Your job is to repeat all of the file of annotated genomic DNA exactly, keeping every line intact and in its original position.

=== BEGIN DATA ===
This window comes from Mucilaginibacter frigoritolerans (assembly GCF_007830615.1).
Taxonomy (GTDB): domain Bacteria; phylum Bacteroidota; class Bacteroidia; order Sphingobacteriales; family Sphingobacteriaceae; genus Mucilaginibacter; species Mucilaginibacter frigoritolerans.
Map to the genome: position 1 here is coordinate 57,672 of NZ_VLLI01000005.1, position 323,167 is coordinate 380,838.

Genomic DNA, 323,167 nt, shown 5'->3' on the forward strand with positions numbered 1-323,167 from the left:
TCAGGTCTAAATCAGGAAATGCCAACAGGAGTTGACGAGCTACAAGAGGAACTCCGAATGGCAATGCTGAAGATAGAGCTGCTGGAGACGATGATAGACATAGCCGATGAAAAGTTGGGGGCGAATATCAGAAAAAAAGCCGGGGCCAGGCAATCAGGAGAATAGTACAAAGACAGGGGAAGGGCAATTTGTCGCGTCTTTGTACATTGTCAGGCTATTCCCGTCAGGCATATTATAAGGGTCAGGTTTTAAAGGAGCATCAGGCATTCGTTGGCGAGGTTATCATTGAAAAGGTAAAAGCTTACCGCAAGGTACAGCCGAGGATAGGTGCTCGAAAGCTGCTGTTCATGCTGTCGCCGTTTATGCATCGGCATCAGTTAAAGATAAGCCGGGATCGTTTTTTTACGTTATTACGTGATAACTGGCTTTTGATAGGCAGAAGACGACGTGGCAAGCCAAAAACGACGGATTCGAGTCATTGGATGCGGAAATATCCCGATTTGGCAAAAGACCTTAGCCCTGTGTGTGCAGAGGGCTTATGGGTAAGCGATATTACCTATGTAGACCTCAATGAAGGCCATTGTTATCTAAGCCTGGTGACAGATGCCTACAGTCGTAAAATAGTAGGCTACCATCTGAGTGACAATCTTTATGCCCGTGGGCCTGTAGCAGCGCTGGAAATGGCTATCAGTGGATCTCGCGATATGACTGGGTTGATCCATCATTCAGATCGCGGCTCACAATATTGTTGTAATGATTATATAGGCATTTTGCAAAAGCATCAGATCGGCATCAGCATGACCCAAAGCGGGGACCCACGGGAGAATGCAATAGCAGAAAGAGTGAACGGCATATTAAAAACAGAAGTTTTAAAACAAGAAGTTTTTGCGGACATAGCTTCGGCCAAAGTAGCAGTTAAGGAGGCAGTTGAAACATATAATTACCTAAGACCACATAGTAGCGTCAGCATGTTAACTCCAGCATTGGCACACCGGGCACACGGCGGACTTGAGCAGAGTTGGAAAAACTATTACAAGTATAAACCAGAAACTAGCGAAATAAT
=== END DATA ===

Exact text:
This window comes from Mucilaginibacter frigoritolerans (assembly GCF_007830615.1).
Taxonomy (GTDB): domain Bacteria; phylum Bacteroidota; class Bacteroidia; order Sphingobacteriales; family Sphingobacteriaceae; genus Mucilaginibacter; species Mucilaginibacter frigoritolerans.
Map to the genome: position 1 here is coordinate 57,672 of NZ_VLLI01000005.1, position 323,167 is coordinate 380,838.

Genomic DNA, 323,167 nt, shown 5'->3' on the forward strand with positions numbered 1-323,167 from the left:
TCAGGTCTAAATCAGGAAATGCCAACAGGAGTTGACGAGCTACAAGAGGAACTCCGAATGGCAATGCTGAAGATAGAGCTGCTGGAGACGATGATAGACATAGCCGATGAAAAGTTGGGGGCGAATATCAGAAAAAAAGCCGGGGCCAGGCAATCAGGAGAATAGTACAAAGACAGGGGAAGGGCAATTTGTCGCGTCTTTGTACATTGTCAGGCTATTCCCGTCAGGCATATTATAAGGGTCAGGTTTTAAAGGAGCATCAGGCATTCGTTGGCGAGGTTATCATTGAAAAGGTAAAAGCTTACCGCAAGGTACAGCCGAGGATAGGTGCTCGAAAGCTGCTGTTCATGCTGTCGCCGTTTATGCATCGGCATCAGTTAAAGATAAGCCGGGATCGTTTTTTTACGTTATTACGTGATAACTGGCTTTTGATAGGCAGAAGACGACGTGGCAAGCCAAAAACGACGGATTCGAGTCATTGGATGCGGAAATATCCCGATTTGGCAAAAGACCTTAGCCCTGTGTGTGCAGAGGGCTTATGGGTAAGCGATATTACCTATGTAGACCTCAATGAAGGCCATTGTTATCTAAGCCTGGTGACAGATGCCTACAGTCGTAAAATAGTAGGCTACCATCTGAGTGACAATCTTTATGCCCGTGGGCCTGTAGCAGCGCTGGAAATGGCTATCAGTGGATCTCGCGATATGACTGGGTTGATCCATCATTCAGATCGCGGCTCACAATATTGTTGTAATGATTATATAGGCATTTTGCAAAAGCATCAGATCGGCATCAGCATGACCCAAAGCGGGGACCCACGGGAGAATGCAATAGCAGAAAGAGTGAACGGCATATTAAAAACAGAAGTTTTAAAACAAGAAGTTTTTGCGGACATAGCTTCGGCCAAAGTAGCAGTTAAGGAGGCAGTTGAAACATATAATTACCTAAGACCACATAGTAGCGTCAGCATGTTAACTCCAGCATTGGCACACCGGGCACACGGCGGACTTGAGCAGAGTTGGAAAAACTATTACAAGTATAAACCAGAAACTAGCGAAATAAT